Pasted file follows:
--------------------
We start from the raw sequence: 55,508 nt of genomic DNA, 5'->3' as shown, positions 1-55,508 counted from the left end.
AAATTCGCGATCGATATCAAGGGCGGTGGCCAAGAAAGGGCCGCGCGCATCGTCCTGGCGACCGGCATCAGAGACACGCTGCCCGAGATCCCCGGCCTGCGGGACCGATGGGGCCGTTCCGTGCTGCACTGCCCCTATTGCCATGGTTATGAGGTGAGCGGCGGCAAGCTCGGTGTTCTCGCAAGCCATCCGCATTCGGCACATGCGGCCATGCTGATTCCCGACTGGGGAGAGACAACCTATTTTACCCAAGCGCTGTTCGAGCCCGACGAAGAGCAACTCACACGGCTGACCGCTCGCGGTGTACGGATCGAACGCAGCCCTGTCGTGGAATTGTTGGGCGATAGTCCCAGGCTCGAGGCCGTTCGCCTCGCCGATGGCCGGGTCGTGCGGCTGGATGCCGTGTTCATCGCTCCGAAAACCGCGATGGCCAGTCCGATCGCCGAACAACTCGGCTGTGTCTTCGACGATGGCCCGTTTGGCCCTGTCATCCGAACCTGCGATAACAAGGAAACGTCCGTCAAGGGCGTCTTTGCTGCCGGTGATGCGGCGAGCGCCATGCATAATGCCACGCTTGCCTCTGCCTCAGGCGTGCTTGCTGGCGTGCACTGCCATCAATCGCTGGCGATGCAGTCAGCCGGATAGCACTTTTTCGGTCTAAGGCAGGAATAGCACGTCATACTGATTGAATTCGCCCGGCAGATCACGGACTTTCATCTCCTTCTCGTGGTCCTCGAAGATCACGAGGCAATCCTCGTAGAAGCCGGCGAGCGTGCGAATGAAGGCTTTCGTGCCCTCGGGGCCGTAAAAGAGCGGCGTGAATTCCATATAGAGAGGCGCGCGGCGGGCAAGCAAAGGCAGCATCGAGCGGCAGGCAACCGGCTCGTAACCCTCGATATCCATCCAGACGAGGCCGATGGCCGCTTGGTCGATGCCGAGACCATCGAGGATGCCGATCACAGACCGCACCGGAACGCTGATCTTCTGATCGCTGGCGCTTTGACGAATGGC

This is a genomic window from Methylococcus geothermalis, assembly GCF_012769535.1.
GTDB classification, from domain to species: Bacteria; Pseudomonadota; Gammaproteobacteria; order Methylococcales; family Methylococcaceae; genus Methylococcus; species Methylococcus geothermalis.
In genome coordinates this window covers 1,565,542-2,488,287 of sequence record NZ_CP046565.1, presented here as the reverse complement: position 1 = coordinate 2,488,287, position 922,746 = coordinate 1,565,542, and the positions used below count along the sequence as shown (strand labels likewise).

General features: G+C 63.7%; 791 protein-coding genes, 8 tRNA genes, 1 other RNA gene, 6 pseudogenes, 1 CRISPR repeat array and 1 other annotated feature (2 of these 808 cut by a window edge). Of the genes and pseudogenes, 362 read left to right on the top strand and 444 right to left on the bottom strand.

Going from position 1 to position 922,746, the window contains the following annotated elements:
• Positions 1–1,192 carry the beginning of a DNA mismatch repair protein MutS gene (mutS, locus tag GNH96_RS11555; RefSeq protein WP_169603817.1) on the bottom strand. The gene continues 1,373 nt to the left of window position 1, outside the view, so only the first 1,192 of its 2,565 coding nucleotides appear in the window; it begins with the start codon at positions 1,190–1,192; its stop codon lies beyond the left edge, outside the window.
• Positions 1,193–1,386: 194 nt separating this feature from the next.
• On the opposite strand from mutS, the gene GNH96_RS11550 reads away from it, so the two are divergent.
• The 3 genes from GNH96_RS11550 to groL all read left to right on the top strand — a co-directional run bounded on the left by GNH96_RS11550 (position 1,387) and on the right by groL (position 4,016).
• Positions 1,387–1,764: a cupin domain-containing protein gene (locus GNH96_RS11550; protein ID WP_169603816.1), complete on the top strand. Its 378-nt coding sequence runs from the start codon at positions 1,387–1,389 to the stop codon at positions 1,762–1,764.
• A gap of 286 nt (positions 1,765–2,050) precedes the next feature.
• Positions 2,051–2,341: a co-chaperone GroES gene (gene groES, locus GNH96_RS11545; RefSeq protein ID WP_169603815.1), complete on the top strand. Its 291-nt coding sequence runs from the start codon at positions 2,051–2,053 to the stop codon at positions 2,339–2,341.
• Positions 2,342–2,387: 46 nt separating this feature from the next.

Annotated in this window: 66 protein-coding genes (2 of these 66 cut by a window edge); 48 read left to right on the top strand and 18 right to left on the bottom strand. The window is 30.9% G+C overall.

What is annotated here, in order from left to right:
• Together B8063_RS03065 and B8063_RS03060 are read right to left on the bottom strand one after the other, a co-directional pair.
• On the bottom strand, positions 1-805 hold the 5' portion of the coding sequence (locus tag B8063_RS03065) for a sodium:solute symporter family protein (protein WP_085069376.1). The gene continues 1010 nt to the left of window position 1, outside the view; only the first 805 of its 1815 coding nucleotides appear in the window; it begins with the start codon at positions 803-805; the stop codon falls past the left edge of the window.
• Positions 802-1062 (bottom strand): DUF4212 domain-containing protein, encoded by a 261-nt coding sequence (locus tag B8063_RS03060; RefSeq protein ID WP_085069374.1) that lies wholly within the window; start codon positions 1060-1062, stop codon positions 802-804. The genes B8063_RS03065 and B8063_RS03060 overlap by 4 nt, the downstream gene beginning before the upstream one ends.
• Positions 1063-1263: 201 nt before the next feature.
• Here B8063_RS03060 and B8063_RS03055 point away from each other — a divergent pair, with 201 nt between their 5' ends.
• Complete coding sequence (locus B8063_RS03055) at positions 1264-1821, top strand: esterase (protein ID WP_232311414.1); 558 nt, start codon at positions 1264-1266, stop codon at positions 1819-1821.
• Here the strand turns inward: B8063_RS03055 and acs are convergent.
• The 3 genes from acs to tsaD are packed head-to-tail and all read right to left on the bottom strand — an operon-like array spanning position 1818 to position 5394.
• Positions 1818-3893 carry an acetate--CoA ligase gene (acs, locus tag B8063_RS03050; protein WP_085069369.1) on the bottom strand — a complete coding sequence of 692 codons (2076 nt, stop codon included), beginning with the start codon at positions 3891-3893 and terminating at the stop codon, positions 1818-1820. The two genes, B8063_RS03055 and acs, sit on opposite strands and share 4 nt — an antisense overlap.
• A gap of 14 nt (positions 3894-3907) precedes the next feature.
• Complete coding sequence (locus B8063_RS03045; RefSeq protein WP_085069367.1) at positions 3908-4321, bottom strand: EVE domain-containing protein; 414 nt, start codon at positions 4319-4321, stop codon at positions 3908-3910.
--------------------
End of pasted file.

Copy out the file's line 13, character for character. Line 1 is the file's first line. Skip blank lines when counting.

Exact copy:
• A gap of 286 nt (positions 1,765–2,050) precedes the next feature.